Direct seeding southern pines: history and status of a technique developed for restoring cutover forests
|Type:||General Technical Report|
|Station:||Southern Research Station|
|Source:||Gen. Tech. Rep. SRS-GTR-187. Asheville, NC: USDA-Forest Service, Southern Research Station. 35 p.|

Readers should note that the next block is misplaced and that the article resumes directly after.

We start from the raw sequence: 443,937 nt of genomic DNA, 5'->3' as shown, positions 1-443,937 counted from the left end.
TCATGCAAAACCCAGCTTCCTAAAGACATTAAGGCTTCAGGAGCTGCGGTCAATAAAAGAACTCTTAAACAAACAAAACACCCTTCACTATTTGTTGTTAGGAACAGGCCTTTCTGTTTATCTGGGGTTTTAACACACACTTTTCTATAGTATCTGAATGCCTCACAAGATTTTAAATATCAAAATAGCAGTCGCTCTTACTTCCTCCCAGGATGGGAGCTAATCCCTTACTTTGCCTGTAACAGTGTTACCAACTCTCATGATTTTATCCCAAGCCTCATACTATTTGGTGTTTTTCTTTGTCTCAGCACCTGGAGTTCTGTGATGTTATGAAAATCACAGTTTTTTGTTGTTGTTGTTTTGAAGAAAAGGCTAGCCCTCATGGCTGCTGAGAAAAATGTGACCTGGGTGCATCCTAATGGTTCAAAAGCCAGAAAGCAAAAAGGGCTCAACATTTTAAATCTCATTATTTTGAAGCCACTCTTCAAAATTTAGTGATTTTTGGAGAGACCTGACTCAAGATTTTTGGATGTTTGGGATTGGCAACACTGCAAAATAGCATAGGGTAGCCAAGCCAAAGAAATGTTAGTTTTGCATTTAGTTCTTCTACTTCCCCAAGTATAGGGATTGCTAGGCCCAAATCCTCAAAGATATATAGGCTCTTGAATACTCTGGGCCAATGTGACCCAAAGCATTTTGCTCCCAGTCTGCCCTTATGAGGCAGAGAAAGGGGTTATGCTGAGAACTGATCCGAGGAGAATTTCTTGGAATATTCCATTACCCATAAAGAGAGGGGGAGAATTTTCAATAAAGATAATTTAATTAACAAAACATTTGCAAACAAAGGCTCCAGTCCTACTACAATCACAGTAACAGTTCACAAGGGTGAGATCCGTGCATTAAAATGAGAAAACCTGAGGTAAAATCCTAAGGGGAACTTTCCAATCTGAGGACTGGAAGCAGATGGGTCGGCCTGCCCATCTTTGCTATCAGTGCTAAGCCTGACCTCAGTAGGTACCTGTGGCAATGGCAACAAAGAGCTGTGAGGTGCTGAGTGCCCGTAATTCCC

AbstractEarly in the 20th century the deforestation resulting from the “golden-age of lumbering” left millions of acres of forest land in the need for reforestation. The challenge was so extreme that foresters of the early 1930s estimated that it would take 900 to 1,000 years at the then rate of planting to reforest the denuded forest land that occurred throughout the Nation. Forests of the West Gulf region were especially decimated due to the development and use of steam-powered logging equipment that left little capability for natural regeneration. Faced with this need, scientists of the Southern Forest Experiment Station began an effort to develop direct seeding with the hope of quickly seeding large open areas of the South with southern pines. Protecting seeds from bird and rodent predation was key to successful direct seeding, and in the mid-1950s certain chemicals were found that made seeding an effective tool. Additional components of a successful direct seeding operation were increasing the availability of quality pine seeds, finding methods of eliminating hardwood brush competition, and developing site preparation treatments that favored seeding. This supporting research was essential for the resulting successful restoration of millions of acres of southern pine forests. Today, direct seeding is infrequently used, primarily due to lack of large, open areas needing reforestation. But back then, seeding met a significant need, and millions of acres of forest land were put back into production.
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